• Phymatodes rainieri Van Dyke, 1937
  • Phymatodes shareeae Cope, 1984
  • Phymatodes tysoni Chemsak & Linsley, 1984
  • Phymatodes vulneratus LeConte, 1857

REFERENCES:

Fall, H. C.  1899. Synonpsis of the species of Acmaeodera of America, north of Mexico. Journal of the New York Entomological Society 7(1):1–37 [scroll to “Journal of the New York Entomological Society”, “v. 7 1899”, “Seq 12”].

Fisher, W. S.  1928. A revision of the North American species of buprestid beetles belonging to the genus AgrilusU. S. National Museum 145, 347 pp.

Fisher, W. S.  1942. A revision of North American species of buprestid beetles belonging to the tribe Chrysobothrini.  U. S. Department of Agriculture, Miscellaneous Publication 470, 275 pp.

Linsley, E. G.  1961. The Cerambycidae of North America.  Part I.  Introduction.  University of California Publications in Entomology 18:1–97.

Linsley, E. G.  1962. The Cerambycidae of North America.  Part II.  Taxonomy and classification of the Parandrinae, Prioninae, Spondylinae and Aseminae.  University of California Publications in Entomology 19:1–102.

Linsley, E. G.  1962. The Cerambycidae of North America.  Part III.  Taxonomy and classification of the subfamily Cerambycinae, tribes Opsimini through Megaderini.  University of California Publications in Entomology 20:1–188.

Linsley, E. G.  1963. The Cerambycidae of North America.  Part IV.  Taxonomy and classification of the subfamily Cerambycinae, tribes Elaphidionini through Rhinotragini.  University of California Publications in Entomology 21:1–165.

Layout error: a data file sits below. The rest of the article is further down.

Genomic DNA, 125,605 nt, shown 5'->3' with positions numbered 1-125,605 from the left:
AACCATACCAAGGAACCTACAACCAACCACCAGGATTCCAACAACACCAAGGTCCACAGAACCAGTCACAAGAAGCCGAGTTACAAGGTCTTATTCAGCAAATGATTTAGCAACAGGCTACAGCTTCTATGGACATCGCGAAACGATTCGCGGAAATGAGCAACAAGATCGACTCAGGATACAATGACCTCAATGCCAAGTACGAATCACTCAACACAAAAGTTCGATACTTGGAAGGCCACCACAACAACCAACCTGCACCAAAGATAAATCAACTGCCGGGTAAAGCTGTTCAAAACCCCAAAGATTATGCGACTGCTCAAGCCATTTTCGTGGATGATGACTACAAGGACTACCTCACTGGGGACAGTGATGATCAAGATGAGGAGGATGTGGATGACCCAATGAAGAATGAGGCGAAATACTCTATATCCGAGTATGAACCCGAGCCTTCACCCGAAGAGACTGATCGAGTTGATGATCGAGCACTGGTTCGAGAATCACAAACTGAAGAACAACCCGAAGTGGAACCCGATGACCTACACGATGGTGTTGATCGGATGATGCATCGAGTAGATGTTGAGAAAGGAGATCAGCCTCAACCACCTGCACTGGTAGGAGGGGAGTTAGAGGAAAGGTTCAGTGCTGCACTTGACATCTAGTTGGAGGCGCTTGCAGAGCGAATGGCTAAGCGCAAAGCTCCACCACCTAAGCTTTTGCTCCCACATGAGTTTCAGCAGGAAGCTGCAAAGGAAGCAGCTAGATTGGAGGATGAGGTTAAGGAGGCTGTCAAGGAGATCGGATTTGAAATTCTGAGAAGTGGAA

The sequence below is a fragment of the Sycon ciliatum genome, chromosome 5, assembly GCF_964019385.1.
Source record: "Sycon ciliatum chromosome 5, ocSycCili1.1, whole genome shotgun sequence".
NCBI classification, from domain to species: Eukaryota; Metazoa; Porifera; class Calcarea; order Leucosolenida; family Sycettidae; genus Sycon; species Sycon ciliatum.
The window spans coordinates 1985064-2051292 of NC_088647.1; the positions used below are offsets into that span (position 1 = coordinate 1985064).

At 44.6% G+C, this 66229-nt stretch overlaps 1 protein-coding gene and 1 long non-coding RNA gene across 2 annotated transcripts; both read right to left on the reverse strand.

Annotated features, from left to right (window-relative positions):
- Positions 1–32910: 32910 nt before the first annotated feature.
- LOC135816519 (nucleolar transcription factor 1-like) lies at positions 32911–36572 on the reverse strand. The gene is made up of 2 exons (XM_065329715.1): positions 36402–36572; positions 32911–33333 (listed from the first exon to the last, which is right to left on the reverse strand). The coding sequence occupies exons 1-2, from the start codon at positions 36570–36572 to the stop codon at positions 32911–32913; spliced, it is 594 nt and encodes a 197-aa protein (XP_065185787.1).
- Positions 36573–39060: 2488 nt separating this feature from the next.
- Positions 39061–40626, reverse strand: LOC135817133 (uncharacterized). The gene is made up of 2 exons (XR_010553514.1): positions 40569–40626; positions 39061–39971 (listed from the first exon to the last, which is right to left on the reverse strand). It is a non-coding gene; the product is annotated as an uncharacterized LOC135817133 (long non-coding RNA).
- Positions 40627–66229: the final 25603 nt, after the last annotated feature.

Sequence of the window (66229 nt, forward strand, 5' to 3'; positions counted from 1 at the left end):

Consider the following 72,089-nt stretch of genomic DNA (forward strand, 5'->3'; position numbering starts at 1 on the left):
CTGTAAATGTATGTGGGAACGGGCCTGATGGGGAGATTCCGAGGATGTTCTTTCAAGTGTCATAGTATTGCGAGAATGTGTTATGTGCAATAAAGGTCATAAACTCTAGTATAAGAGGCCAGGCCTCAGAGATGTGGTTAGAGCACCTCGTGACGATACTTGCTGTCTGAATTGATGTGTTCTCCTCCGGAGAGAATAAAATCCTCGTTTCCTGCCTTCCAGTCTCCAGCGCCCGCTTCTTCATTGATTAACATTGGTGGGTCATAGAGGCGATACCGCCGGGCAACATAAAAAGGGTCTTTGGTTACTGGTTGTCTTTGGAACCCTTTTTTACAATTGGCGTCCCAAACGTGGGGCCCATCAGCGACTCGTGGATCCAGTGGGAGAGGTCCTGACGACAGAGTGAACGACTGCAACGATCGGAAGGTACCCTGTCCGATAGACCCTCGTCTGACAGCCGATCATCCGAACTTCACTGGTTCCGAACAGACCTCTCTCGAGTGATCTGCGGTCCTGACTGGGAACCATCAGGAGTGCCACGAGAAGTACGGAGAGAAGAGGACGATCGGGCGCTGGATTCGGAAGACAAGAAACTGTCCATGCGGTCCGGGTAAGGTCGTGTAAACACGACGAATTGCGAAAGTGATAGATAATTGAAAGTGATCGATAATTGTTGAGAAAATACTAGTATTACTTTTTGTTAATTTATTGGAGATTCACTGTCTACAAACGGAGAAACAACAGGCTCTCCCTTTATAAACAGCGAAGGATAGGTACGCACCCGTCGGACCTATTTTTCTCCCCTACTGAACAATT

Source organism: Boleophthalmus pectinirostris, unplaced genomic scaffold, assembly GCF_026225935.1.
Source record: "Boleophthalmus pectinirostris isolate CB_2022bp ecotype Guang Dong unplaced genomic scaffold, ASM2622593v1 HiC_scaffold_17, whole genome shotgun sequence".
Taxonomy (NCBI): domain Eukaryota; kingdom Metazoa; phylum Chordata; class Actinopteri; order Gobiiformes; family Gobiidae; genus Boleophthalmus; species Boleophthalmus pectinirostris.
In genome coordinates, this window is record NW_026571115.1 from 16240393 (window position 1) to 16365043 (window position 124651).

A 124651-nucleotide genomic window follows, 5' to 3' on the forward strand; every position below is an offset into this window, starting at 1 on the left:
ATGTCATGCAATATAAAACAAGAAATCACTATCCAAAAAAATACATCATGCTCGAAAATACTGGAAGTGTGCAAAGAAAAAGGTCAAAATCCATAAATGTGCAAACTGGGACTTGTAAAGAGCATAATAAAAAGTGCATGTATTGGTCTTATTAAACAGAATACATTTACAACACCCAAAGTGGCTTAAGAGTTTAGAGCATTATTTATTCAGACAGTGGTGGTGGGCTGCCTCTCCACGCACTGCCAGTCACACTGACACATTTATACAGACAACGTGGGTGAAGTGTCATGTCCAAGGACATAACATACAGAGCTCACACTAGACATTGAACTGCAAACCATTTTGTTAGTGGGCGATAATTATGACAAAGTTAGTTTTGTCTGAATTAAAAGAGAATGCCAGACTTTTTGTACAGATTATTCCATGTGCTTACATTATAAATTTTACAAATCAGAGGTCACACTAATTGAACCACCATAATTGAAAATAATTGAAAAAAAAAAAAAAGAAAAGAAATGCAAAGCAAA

Linsley, E. G.  1964. The Cerambycidae of North America.  Part V.  Taxonomy and classification of the subfamily Cerambycinae, tribes Callichromini through Ancylocerini.  University of California Publications in Entomology 22:1–197.

Linsley, E. G. and J. A. Chemsak.  1972. The Cerambycidae of North America.  Part VI, No. 1.  Taxonomy and classification of the subfamily Lepturinae.  University of California Publications in Entomology 69:viii + 1–138.

Linsley, E. G. and J. A. Chemsak.  1976. The Cerambycidae of North America.  Part VI, No. 2.  Taxonomy and classification of the subfamily Lepturinae.  University of California Publications in Entomology 80:ix + 1–186.

Linsley, E. G. and J. A. Chemsak.  1984. The Cerambycidae of North America, Part VII, No. 1: taxonomy and classification of the subfamily Lamiinae, tribes Parmenini through Acanthoderini.  University of California Publications in Entomology 102:ix + 1–258.

Linsley, E. G. and J. A. Chemsak.  1995. The Cerambycidae of North America, Part VII, No. 2: taxonomy and classification of the subfamily Lamiinae, tribes Acanthocinini through Hemilophini.  University of California Publications in Entomology 114:xi + 1–292.

Linsley, E. G. and J. A. Chemsak.  1997. The Cerambycidae of North America, Part VIII: bibliography, index, and host plant index.  University of California Publications in Entomology 117:ix + 1–534..

Swift, I. P. & A. M. Ray. 2010. Nomenclatural changes in North American Phymatodes Mulsant (Coleoptera: Cerambycidae). Zootaxa 2448:35–52.

Copyright © Ted C. MacRae 2010

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About Ted C. MacRae

Ted C. MacRae is a research entomologist by vocation and beetle taxonomist by avocation. Areas of expertise in the latter include worldwide jewel beetles (Buprestidae) and North American longhorned beetles (Cerambycidae). More recent work has focused on North American tiger beetles (Cicindelidae) and their distribution, ecology, and conservation.
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7 Responses to Nomenclatural changes in Phymatodes

  1. Margarethe says:

    Looking through my image files I find only one P. lecontei (now grandis?) from San Diego Co, Ca
    Cer Cer Callid: Phymatodes (lecontei) grandis
    None from AZ so far. Elusive! I don’t even have that specimen….

  2. Annie Ray says:

    I can contribute some specimens of P. obliquus to your cabinet; they are quite common out here and I get them in my pheromone traps.
    And thank you very much for the nice write up.